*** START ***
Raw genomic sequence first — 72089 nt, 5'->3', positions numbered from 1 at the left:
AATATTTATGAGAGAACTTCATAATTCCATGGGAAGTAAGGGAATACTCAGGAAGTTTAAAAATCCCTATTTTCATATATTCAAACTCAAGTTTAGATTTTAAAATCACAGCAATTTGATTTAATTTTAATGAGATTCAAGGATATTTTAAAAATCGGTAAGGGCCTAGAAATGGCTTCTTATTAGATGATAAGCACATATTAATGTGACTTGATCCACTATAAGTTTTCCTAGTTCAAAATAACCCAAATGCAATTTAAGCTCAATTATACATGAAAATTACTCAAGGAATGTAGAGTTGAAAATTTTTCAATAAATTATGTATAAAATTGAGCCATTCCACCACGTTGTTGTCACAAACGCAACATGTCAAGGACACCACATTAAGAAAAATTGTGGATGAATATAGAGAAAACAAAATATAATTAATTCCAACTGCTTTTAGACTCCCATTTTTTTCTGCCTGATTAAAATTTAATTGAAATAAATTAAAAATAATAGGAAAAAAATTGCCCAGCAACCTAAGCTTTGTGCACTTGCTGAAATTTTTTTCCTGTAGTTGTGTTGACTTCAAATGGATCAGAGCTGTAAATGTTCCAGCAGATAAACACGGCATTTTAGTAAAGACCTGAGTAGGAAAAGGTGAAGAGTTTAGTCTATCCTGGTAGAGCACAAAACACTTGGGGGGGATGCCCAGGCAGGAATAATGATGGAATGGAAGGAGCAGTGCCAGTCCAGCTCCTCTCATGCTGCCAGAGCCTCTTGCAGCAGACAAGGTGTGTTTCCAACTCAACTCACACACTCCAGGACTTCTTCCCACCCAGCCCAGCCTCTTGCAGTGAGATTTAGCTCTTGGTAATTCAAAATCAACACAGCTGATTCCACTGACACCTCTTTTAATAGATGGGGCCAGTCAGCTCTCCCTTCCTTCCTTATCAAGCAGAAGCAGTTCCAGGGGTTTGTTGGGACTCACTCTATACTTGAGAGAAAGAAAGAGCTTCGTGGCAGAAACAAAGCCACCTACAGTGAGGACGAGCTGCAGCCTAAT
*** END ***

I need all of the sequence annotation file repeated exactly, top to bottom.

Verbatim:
Raw genomic sequence first — 72089 nt, 5'->3', positions numbered from 1 at the left:
AATATTTATGAGAGAACTTCATAATTCCATGGGAAGTAAGGGAATACTCAGGAAGTTTAAAAATCCCTATTTTCATATATTCAAACTCAAGTTTAGATTTTAAAATCACAGCAATTTGATTTAATTTTAATGAGATTCAAGGATATTTTAAAAATCGGTAAGGGCCTAGAAATGGCTTCTTATTAGATGATAAGCACATATTAATGTGACTTGATCCACTATAAGTTTTCCTAGTTCAAAATAACCCAAATGCAATTTAAGCTCAATTATACATGAAAATTACTCAAGGAATGTAGAGTTGAAAATTTTTCAATAAATTATGTATAAAATTGAGCCATTCCACCACGTTGTTGTCACAAACGCAACATGTCAAGGACACCACATTAAGAAAAATTGTGGATGAATATAGAGAAAACAAAATATAATTAATTCCAACTGCTTTTAGACTCCCATTTTTTTCTGCCTGATTAAAATTTAATTGAAATAAATTAAAAATAATAGGAAAAAAATTGCCCAGCAACCTAAGCTTTGTGCACTTGCTGAAATTTTTTTCCTGTAGTTGTGTTGACTTCAAATGGATCAGAGCTGTAAATGTTCCAGCAGATAAACACGGCATTTTAGTAAAGACCTGAGTAGGAAAAGGTGAAGAGTTTAGTCTATCCTGGTAGAGCACAAAACACTTGGGGGGGATGCCCAGGCAGGAATAATGATGGAATGGAAGGAGCAGTGCCAGTCCAGCTCCTCTCATGCTGCCAGAGCCTCTTGCAGCAGACAAGGTGTGTTTCCAACTCAACTCACACACTCCAGGACTTCTTCCCACCCAGCCCAGCCTCTTGCAGTGAGATTTAGCTCTTGGTAATTCAAAATCAACACAGCTGATTCCACTGACACCTCTTTTAATAGATGGGGCCAGTCAGCTCTCCCTTCCTTCCTTATCAAGCAGAAGCAGTTCCAGGGGTTTGTTGGGACTCACTCTATACTTGAGAGAAAGAAAGAGCTTCGTGGCAGAAACAAAGCCACCTACAGTGAGGACGAGCTGCAGCCTAAT